Last year, I led off the 2020 prediction feature with a sentence that succinctly summed up the mood of the economic world: “If you liked 2019, then settle back and enjoy 2020.” Well, that didn’t age well. By April, the United States’ economy hadn’t just run out of steam; it had run smack into the side of a mountain. Within a matter of weeks, the unemployment rate had whipsawed from historic low levels to historic high levels. GDP had fallen off the cliff, and industrial activity had slowed to a crawl. In the blink of an eye, the COVID-19 pandemic had dropped an anvil on the longest period of U.S. economic expansion in history.

From red to blue: Five consequences of a Biden administration for U.S. energy

President-elect Joe Biden has promised U.S. voters a radically different energy policy compared with sitting President Donald Trump, one focused on boosting renewables to address the threat of climate change. He will enter the White House with a goal of setting the United States on course for net-zero greenhouse gas emissions by 2050 and will recommit the country to the Paris climate agreement. But there is a good chance the Republicans will retain control of the Senate, limiting how much of the Biden agenda can actually be delivered.

A new tech frontier, a new category for real estate investors

The drive to research and eliminate COVID-19 has accelerated pre-existing trends in the life sciences sector, which in recent years has been buoyed by scientific advancements and technological innovation. The pandemic provides a stark illustration of the importance of the life sciences industry to the economy as a whole, according to Tim Wright, senior managing director in the capital markets group at JLL, and Greg LaBine, managing director in the capital markets group at JLL.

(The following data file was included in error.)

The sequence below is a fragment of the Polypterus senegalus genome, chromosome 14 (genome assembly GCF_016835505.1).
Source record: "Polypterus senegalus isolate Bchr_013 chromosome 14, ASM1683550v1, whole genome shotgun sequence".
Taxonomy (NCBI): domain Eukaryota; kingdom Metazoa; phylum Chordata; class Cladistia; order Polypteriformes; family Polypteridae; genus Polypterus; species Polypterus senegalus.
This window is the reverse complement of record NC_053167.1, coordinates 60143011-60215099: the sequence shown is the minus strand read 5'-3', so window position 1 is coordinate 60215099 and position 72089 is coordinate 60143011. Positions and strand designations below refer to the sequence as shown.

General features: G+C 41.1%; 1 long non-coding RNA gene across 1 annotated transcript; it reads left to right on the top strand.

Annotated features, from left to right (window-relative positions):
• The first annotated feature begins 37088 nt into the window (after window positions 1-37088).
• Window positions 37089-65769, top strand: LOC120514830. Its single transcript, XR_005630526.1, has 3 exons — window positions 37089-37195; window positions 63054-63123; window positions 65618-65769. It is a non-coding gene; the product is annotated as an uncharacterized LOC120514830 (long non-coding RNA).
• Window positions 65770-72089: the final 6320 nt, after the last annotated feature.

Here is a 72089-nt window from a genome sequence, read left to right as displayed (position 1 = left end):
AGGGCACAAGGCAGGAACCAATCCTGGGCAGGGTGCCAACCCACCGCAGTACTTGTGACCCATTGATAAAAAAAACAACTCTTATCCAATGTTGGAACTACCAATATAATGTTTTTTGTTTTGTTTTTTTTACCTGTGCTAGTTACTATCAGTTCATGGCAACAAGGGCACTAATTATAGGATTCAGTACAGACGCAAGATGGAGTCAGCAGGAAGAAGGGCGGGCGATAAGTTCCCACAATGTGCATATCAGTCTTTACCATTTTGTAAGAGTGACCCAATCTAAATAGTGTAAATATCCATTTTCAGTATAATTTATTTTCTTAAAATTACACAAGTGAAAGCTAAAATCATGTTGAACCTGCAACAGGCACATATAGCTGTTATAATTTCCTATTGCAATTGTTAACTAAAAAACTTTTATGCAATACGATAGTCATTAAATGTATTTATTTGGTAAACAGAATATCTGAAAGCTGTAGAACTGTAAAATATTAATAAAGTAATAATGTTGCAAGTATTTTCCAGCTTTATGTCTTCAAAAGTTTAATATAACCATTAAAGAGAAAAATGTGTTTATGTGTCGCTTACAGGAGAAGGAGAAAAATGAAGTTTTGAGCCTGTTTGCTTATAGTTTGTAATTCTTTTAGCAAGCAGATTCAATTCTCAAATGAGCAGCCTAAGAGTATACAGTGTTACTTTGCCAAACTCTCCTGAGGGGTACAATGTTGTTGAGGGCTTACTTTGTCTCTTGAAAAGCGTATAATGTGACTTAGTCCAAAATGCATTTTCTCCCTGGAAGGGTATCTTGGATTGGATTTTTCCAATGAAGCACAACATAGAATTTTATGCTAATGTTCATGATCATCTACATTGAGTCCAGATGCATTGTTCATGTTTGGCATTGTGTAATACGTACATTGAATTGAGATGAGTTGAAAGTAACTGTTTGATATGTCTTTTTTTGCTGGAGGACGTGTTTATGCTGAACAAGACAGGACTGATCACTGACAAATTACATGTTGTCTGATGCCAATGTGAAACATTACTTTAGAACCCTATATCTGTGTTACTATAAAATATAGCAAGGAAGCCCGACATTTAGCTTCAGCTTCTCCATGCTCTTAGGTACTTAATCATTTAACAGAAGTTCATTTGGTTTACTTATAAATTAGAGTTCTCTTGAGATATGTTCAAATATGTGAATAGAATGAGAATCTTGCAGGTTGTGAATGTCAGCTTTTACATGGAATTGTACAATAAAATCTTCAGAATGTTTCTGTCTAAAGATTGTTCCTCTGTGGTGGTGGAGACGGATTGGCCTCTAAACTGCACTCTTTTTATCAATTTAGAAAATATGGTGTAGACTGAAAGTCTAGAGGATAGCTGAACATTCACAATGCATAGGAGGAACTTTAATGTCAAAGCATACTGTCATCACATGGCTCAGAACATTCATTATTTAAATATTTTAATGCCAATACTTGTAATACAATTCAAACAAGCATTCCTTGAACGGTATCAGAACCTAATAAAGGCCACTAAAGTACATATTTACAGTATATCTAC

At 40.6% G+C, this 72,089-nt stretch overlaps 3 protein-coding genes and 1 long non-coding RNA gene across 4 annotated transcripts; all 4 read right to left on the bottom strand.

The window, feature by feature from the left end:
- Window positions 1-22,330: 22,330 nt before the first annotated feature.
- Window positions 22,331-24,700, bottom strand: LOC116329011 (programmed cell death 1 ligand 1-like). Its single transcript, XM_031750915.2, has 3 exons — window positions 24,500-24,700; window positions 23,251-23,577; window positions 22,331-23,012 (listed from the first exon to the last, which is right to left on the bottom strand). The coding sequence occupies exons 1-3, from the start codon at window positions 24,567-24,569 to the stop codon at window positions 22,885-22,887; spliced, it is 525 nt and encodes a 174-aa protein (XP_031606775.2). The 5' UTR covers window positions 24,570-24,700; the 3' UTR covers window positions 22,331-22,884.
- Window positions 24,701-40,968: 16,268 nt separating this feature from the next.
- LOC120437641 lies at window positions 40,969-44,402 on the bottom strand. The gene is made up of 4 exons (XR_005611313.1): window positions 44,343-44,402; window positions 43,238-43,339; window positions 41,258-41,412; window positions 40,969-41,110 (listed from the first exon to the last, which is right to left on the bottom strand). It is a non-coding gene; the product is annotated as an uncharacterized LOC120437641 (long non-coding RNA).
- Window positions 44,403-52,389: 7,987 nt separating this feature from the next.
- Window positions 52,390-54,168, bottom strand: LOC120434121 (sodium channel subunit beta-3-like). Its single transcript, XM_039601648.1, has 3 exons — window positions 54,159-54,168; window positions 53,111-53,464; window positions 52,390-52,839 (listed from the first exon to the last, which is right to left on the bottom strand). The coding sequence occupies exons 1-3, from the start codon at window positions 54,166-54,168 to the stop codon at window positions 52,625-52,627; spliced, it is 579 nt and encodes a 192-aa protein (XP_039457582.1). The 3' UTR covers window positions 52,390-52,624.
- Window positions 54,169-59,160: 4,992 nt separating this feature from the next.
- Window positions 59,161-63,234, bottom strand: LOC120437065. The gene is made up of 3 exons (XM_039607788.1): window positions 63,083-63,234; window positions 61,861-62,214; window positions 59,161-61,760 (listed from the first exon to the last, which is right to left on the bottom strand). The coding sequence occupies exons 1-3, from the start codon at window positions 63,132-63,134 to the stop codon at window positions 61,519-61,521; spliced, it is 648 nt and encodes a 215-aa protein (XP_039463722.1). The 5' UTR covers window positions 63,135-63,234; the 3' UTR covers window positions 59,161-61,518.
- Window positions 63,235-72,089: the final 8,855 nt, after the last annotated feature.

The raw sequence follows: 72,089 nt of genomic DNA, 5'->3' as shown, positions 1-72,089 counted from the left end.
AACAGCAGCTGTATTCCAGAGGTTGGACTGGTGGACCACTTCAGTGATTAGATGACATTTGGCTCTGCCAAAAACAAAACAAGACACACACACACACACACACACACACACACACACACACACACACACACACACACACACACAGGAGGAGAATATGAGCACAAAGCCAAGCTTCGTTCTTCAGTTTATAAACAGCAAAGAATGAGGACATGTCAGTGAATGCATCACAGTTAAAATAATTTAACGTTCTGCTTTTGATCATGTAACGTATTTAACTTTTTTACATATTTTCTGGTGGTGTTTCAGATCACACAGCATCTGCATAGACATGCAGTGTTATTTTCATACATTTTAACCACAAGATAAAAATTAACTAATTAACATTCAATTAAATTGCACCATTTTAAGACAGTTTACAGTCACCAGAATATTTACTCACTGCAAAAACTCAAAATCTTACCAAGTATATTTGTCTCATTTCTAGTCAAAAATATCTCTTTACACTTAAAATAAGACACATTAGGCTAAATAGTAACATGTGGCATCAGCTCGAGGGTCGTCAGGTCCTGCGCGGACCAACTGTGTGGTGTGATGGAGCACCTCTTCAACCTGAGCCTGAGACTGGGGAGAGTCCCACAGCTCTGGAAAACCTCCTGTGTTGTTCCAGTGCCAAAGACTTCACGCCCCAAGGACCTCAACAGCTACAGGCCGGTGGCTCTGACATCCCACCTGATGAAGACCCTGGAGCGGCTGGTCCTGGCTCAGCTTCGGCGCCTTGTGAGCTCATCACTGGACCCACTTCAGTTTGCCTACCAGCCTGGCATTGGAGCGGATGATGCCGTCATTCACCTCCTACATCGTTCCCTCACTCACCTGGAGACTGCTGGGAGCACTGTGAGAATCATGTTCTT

The alternative real estate revolution

Long before the COVID-19 crisis, the manner in which we live, work and play was already shifting in meaningful ways. Driven by demographics, technology and evolving preferences over the past decade, the built environment has also evolved, and continues to do so. As a result of these changing demand patterns, alternative property types have arisen and today represent what we believe to be an increasingly important component of the future real estate market. Assets such as data centers, cell towers, single-family rentals, life sciences labs and cold-storage facilities are poised to benefit from secular tailwinds. Yet, these properties often require more sophisticated management platforms, with a heavier focus on specialized development, operations, and human capital. In response, the REIT market has embraced these complexities at a pace that is years ahead of traditional “core” private real estate strategies, thus becoming the optimal gateway for investors to access the alternatives in an efficient manner.

Profile: Renee LaRoche-Morris, COO of BNY Mellon Investment Management

Renee LaRoche-Morris was a peculiar kid, by her own estimation. She read the dictionary and was more interested in hanging with the adults rather than her contemporaries. Even at age of 5, she sought to play a leading role, taking control of situations and telling those around her what to do, which did not exactly endear her to the adults in her life. She read the newspaper and taught herself to type on a manual typewriter in fifth grade. “I was just different,” she says.